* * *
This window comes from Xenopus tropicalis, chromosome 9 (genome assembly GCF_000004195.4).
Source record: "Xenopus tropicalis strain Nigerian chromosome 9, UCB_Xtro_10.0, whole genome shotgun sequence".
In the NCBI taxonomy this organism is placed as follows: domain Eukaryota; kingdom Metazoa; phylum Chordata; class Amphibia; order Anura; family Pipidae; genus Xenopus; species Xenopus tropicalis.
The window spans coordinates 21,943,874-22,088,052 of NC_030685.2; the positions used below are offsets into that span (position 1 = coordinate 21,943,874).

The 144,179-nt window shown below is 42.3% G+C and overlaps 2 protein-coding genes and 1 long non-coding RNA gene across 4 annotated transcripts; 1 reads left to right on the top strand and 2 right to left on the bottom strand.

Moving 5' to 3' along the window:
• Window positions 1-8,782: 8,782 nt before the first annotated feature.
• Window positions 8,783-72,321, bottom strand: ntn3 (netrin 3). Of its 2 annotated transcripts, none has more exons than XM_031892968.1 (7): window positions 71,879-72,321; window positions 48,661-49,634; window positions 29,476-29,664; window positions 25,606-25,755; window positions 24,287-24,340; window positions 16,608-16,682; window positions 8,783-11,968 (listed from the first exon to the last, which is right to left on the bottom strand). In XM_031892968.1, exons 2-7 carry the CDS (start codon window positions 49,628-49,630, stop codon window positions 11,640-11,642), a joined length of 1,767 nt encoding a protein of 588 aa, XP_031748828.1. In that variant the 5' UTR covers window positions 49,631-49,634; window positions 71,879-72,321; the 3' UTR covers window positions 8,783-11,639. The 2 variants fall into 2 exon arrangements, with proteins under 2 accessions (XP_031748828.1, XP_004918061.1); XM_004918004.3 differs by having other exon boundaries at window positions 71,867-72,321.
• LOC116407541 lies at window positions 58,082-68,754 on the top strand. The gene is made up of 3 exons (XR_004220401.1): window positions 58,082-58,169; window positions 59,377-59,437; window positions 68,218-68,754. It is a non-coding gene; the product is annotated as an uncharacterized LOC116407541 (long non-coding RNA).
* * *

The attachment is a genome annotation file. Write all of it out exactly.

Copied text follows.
This window comes from Xenopus tropicalis, chromosome 9 (genome assembly GCF_000004195.4).
Source record: "Xenopus tropicalis strain Nigerian chromosome 9, UCB_Xtro_10.0, whole genome shotgun sequence".
In the NCBI taxonomy this organism is placed as follows: domain Eukaryota; kingdom Metazoa; phylum Chordata; class Amphibia; order Anura; family Pipidae; genus Xenopus; species Xenopus tropicalis.
The window spans coordinates 21,943,874-22,088,052 of NC_030685.2; the positions used below are offsets into that span (position 1 = coordinate 21,943,874).

The 144,179-nt window shown below is 42.3% G+C and overlaps 2 protein-coding genes and 1 long non-coding RNA gene across 4 annotated transcripts; 1 reads left to right on the top strand and 2 right to left on the bottom strand.

Moving 5' to 3' along the window:
• Window positions 1-8,782: 8,782 nt before the first annotated feature.
• Window positions 8,783-72,321, bottom strand: ntn3 (netrin 3). Of its 2 annotated transcripts, none has more exons than XM_031892968.1 (7): window positions 71,879-72,321; window positions 48,661-49,634; window positions 29,476-29,664; window positions 25,606-25,755; window positions 24,287-24,340; window positions 16,608-16,682; window positions 8,783-11,968 (listed from the first exon to the last, which is right to left on the bottom strand). In XM_031892968.1, exons 2-7 carry the CDS (start codon window positions 49,628-49,630, stop codon window positions 11,640-11,642), a joined length of 1,767 nt encoding a protein of 588 aa, XP_031748828.1. In that variant the 5' UTR covers window positions 49,631-49,634; window positions 71,879-72,321; the 3' UTR covers window positions 8,783-11,639. The 2 variants fall into 2 exon arrangements, with proteins under 2 accessions (XP_031748828.1, XP_004918061.1); XM_004918004.3 differs by having other exon boundaries at window positions 71,867-72,321.
• LOC116407541 lies at window positions 58,082-68,754 on the top strand. The gene is made up of 3 exons (XR_004220401.1): window positions 58,082-58,169; window positions 59,377-59,437; window positions 68,218-68,754. It is a non-coding gene; the product is annotated as an uncharacterized LOC116407541 (long non-coding RNA).